“And the end of all our exploring
Will be to arrive where we started
And to know the place for the first time.”
— T.S. Eliot, The Four Quartets, 1942.
“There is no logical way to the discovery of these elementary laws. There is only the way of intuition . . . The longing to behold [cosmic] harmony is the source of the inexhaustible patience and perseverance . . . The state of mind that enables a man to do work of this kind is akin to that of the religious worshiper or the lover; the daily effort comes from no deliberate intention or program, but straight from the heart.”
— Albert Einstein, quoted in Lifting the Veil, the Feminine Face of Science, Linda Jean Shepherd, 1993, p. 215.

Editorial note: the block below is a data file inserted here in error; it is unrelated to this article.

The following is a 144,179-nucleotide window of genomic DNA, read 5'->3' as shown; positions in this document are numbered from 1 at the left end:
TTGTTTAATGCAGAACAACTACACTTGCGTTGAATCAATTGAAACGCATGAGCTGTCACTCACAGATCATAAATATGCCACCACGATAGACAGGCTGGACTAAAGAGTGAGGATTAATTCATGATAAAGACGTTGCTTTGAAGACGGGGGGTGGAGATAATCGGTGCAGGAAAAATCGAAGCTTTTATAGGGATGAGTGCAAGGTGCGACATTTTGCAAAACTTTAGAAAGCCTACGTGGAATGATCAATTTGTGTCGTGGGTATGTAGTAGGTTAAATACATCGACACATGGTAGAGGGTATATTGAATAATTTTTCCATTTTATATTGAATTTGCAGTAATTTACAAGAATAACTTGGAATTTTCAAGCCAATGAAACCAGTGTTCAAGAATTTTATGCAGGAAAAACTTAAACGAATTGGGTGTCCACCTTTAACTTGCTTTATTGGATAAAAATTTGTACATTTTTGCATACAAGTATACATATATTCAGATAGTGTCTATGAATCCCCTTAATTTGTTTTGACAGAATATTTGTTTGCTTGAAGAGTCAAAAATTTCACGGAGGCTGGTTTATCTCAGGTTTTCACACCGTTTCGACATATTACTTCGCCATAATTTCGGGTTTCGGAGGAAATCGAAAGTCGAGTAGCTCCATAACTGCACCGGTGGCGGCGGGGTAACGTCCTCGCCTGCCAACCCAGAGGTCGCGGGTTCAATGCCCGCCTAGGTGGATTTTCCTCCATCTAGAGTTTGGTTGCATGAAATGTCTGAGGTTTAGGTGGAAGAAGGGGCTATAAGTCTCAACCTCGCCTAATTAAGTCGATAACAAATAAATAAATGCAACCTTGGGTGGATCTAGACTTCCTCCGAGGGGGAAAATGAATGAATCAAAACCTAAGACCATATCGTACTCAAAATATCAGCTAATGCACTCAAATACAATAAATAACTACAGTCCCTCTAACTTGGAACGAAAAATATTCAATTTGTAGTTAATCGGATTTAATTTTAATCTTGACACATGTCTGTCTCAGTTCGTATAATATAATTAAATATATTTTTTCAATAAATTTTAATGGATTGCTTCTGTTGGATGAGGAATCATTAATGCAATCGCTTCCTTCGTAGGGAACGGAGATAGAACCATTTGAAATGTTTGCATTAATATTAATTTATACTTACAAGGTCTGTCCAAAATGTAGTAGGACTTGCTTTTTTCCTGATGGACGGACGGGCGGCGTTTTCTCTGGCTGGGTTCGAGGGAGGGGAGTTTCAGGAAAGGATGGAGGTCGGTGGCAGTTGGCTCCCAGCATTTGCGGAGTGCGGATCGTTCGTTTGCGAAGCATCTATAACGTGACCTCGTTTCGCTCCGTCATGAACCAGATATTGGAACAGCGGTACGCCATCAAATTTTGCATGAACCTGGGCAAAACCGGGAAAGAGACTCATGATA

“I remember perfectly well the intense satisfaction and delight with which I had listened, by the hour, to Bach’s fugues . . . and it has often occurred to me that the pleasure derived from musical compositions of this kind . . . is exactly the same as in most of my [scientific research on] problems of morphology — that you have the theme in one of the old masters’ works followed out in all its endless variations, always reappearing and always reminding you of the unity in variety.”
— Thomas Huxley, 1895, quoted in Developmental Biology, second edition, Scott F. Gilbert, 1988, p. 3.
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